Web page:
From the March 2004 issue of Entrepreneur

It's rough enough when your business is facing a legal problem that needs attention right away. What makes it far worse is having no idea where to turn for legal advice from someone who knows small-business law.

That's why San Francisco attorney Dmitry Shubov, 31, founded LegalMatch, a Web site that lets consumers and entrepreneurs shop online for lawyers willing and able to help with their particular problems. Founded in 1999, with its Web site launched in 2000, LegalMatch is far more precise than just asking around or, worse, flipping through the Yellow Pages. It goes several steps beyond the referral services offered by state and local bar associations, which typically listen to the client's problem and suggest one to three lawyers in the broad practice area-whomever's next in the rotation.

To use the site, you fill out forms describing your legal problem, providing information you'd normally cover in an initial consultation. The information is posted anonymously for review by subscribing attorneys in your locale. Interested attorneys then bid on the work, providing a profile that describes their educational backgrounds, experience, references and the fees they'd charge. This allows side-by-side comparisons without you having to visit half a dozen law firms. It's free of charge for clients, unless you want to pay for priority service.

Shubov stresses that business owners need to establish a relationship with a lawyer for help with business formation, contracts and all manner of legal questions that might arise. Far too many entrepreneurs just don't get around to it. "It's money, and it's a hassle," he says. "We empower the client to go through the search process."

LegalMatch screens attorneys not only by ensuring their good standing with their state's bar association, but also by evaluating their profiles and conducting a subjective interview. Potential attorneys are required to provide references, and, as on eBay, you can read other clients' ratings of each attorney's performance, plus the lawyer's comments on those ratings. For common legal matters, there are classified ads for flat-fee legal services, also with lawyer profiles and client ratings.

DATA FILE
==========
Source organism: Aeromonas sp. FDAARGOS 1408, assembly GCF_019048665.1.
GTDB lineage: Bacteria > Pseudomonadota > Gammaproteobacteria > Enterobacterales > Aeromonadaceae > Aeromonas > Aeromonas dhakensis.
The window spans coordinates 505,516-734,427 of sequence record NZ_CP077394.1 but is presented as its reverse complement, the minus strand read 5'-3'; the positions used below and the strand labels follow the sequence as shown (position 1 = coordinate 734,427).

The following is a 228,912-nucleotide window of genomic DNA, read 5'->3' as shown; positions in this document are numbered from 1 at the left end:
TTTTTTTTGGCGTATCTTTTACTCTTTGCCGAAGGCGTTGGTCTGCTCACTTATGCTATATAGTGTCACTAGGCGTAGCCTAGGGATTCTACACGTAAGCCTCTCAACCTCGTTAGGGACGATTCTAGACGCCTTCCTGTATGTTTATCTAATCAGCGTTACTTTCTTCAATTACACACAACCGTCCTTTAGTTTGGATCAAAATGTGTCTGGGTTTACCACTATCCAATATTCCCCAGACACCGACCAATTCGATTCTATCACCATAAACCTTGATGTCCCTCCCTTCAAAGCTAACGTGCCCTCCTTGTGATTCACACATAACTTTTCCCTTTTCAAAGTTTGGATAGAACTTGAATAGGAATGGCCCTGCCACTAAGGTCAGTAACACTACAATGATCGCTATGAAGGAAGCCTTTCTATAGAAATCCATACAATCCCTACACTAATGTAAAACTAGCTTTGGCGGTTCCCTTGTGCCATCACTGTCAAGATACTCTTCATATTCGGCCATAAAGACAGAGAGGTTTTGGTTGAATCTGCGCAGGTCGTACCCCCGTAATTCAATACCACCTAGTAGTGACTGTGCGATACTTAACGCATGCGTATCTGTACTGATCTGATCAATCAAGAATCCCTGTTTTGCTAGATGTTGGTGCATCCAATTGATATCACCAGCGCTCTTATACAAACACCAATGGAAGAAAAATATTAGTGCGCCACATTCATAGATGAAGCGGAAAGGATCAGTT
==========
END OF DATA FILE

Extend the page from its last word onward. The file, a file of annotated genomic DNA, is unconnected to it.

It's an idea whose time has come, says the Utah State Bar's Toby Brown. The organization is replacing its lawyer referral service with LegalMatch-a move that Brown contends will streamline the process for both attorneys and clients and give both sides more information upfront than they've had before.

"We're not wasting anyone's time by going over the same information," Brown says. "A lawyer doesn't have to spend an hour with a client to say 'I'm not the right lawyer for you.'"

Critics worry about the issue of attorneys paying middlemen for referrals-a practice many bar associations have prohibited. Others fault the company for refusing to disclose the names of its lawyers.

Despite these concerns, LegalMatch brought in $10 million in 2003, double its 2002 earnings, and the company expects to double its sales again in 2004.


Jane Easter Bahls is a writer in Rock Island, Illinois, specializing in business and legal topics.